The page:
When we went up north with Lorraine and Pascale we popped into an HMV and amongst the albums I came out with was Soul Mining by The The. My first ever The The album. What took me so long? Sitting outside with a drink later on Pascale filled me in a little on The The and mentioned the song ‘Uncertain Smile’ and said he wouldn’t spoil it but it was a rather good experience and meant a lot to him. I’m never a good one for going with other people’s music recommendations but in the gym I tried it anyway. It glides away very nicely for the first half and then, quite unexpectedly, a piano comes in and just blows your socks off. There’s about 3 minutes of ridiculous ivory tinkling and then the song fades away. And I played it twice more and by golly gosh Pascale – you were spot on. Thank you. I didn’t even mind that it was played by Jools Holland; in fact if anything he’s shot up in my estimation. I hope he’ll not let that go to his head.
So in celebration of all things keyboardy here are 10 more random golden moments when a piano or something remarkably similar has lit up a song. Shall we say in the last 50 years. These are not in order of preference, otherwise Abba would be somewhere else.
- Abba, Chiquitita (one of their albums and doubtless ABBA bloody Gold too). My favourite ABBA song (don’t tell me you haven’t got one too) and it’s almost all because of the piano and that lovely oompa-loompa chorus. The last 30 seconds or so are very special.
- John Cale, Dying On The Vine (Fragments From A Rainy Season). John Cale is apparently a classically trained pianist so it’s little wonder he knows what he’s doing here. In this live version he somehow sounds like 3 people playing at once and also keeps a perfect balance between delicacy and sheer brute force. Not many can do this. Cale can.
- Johnny Cash, When The Man Comes Around (American IV). The opening track from the last album he released before he died. It’s a truly awesome song and the death ring that underlines the chorus is an inspired touch. Nothing fancy (not that I could do it) but it really gets into you.
- Allen Toussaint, Cast Your Fate To The Wind (What Is Success compilation). Toussaint was a class act and got around a fair bit since he did the whole New Orleans piano man better than pretty much anyone else. In keeping with that this song is also a class act. It plays over the end credits of The Wolf Of Wall Street and is also a reminder than when it comes to soundtracks Martin Scorsese really knows his stuff.
- Van Morrison, Come Running (It’s Too Late To Stop Now Volumes II, III & IV). Nothing earth shattering but a charming example of just what a piano can bring to a song. If you’re not hooked within 2 seconds then you don’t deserve to have music in your life.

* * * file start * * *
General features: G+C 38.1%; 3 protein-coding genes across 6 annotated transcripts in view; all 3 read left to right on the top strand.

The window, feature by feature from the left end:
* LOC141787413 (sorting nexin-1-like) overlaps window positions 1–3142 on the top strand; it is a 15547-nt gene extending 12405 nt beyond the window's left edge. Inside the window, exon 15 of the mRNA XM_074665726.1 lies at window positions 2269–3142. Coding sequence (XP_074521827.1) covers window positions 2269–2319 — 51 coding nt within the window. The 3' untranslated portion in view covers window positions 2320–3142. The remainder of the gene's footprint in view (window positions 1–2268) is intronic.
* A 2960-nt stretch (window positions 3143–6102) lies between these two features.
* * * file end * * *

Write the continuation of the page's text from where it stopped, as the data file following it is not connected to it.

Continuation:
- Tobias Jesso Jr, Without You (Goon). Included to represent the piano ballad, in this case of the heartbreak variety. He sounds a bit like Lennon on this but you can’t have it all. A great song and I would bet you haven’t heard it. He went on to co-write the only world class song on Adele’s ’25’. No idea what he’s up to now though.
- The Zombies, Care Of Cell 44 (Odessey And Oracle). Straight out of the blocks and a little bit wonky but it underpins the whole glorious song. Even though it’s about a girlfriend in prison it should put a smile on your face.
- Nina Simone, Com’ by H’Yere-Good Lord (It Is Finished). You don’t have to believe in God, you just have to believe in Nina Simone. Her descending piano number locks in with a jaunty guitar and she takes this lovely gospel thing of hers onto a higher level than any God could reach. Praise be, etc.
- Steely Dan, Your Gold Teeth (Countdown To Ecstasy). Smooth, nice, genius. Not the best known of their songs but brilliant anyway. What music critics might call a ‘deep cut’. A keyboard rather than a piano but it doesn’t matter; it drives along seamlessly and the solo is Donald Fagen at his snide, hipster best, only before hipsters were synonymous with being a tosser.
- The Rolling Stones, Sister Morphine (Sticky Fingers). With the exceptions of Brian Jones and Ian Stewart the Stones never really could play the piano but they weren’t so proud that they couldn’t draft in some cracking session men to fill the space. Nicky Hopkins is the man to go to but his contributions are almost all so sublime that I can’t single one out, so here’s Jack Nitzche conjuring up a piano from a few hundred feet below hell. He doesn’t come in until half way but when he does it adds a scary underbelly to an already bible-black song and locks in with the rest. This is one of those songs that, despite really being written by Marianne Faithful, only the Stones could ever give justice to. Masterful. And somehow a bit funky too.
G B Hewitt. 30.08.2018